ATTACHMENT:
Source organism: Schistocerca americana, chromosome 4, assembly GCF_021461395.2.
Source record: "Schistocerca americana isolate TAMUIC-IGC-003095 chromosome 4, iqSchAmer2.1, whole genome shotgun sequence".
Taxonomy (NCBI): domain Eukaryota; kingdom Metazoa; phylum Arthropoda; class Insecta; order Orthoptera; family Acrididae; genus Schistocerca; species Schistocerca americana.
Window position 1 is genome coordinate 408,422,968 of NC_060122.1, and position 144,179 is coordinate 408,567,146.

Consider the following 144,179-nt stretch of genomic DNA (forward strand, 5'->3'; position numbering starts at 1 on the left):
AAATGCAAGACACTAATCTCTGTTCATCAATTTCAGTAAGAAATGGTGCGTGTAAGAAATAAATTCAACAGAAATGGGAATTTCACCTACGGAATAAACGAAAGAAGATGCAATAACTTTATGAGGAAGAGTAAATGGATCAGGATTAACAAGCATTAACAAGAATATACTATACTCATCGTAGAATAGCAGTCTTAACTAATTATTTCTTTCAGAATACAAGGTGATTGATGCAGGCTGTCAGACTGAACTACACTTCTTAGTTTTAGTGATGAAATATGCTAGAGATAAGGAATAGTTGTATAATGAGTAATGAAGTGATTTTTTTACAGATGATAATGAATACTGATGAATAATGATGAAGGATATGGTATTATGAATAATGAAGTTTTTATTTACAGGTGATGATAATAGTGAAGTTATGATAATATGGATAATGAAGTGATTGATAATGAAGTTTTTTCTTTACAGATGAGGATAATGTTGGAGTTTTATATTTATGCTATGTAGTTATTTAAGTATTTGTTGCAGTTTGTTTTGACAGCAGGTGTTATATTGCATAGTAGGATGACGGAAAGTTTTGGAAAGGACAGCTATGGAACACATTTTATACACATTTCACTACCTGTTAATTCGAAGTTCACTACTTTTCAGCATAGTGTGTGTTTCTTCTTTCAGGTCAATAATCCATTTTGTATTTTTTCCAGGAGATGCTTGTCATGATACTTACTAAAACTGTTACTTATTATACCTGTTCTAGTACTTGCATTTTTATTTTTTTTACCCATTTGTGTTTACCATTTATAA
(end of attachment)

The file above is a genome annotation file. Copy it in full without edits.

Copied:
Source organism: Schistocerca americana, chromosome 4, assembly GCF_021461395.2.
Source record: "Schistocerca americana isolate TAMUIC-IGC-003095 chromosome 4, iqSchAmer2.1, whole genome shotgun sequence".
Taxonomy (NCBI): domain Eukaryota; kingdom Metazoa; phylum Arthropoda; class Insecta; order Orthoptera; family Acrididae; genus Schistocerca; species Schistocerca americana.
Window position 1 is genome coordinate 408,422,968 of NC_060122.1, and position 144,179 is coordinate 408,567,146.

Consider the following 144,179-nt stretch of genomic DNA (forward strand, 5'->3'; position numbering starts at 1 on the left):
AAATGCAAGACACTAATCTCTGTTCATCAATTTCAGTAAGAAATGGTGCGTGTAAGAAATAAATTCAACAGAAATGGGAATTTCACCTACGGAATAAACGAAAGAAGATGCAATAACTTTATGAGGAAGAGTAAATGGATCAGGATTAACAAGCATTAACAAGAATATACTATACTCATCGTAGAATAGCAGTCTTAACTAATTATTTCTTTCAGAATACAAGGTGATTGATGCAGGCTGTCAGACTGAACTACACTTCTTAGTTTTAGTGATGAAATATGCTAGAGATAAGGAATAGTTGTATAATGAGTAATGAAGTGATTTTTTTACAGATGATAATGAATACTGATGAATAATGATGAAGGATATGGTATTATGAATAATGAAGTTTTTATTTACAGGTGATGATAATAGTGAAGTTATGATAATATGGATAATGAAGTGATTGATAATGAAGTTTTTTCTTTACAGATGAGGATAATGTTGGAGTTTTATATTTATGCTATGTAGTTATTTAAGTATTTGTTGCAGTTTGTTTTGACAGCAGGTGTTATATTGCATAGTAGGATGACGGAAAGTTTTGGAAAGGACAGCTATGGAACACATTTTATACACATTTCACTACCTGTTAATTCGAAGTTCACTACTTTTCAGCATAGTGTGTGTTTCTTCTTTCAGGTCAATAATCCATTTTGTATTTTTTCCAGGAGATGCTTGTCATGATACTTACTAAAACTGTTACTTATTATACCTGTTCTAGTACTTGCATTTTTATTTTTTTTACCCATTTGTGTTTACCATTTATAA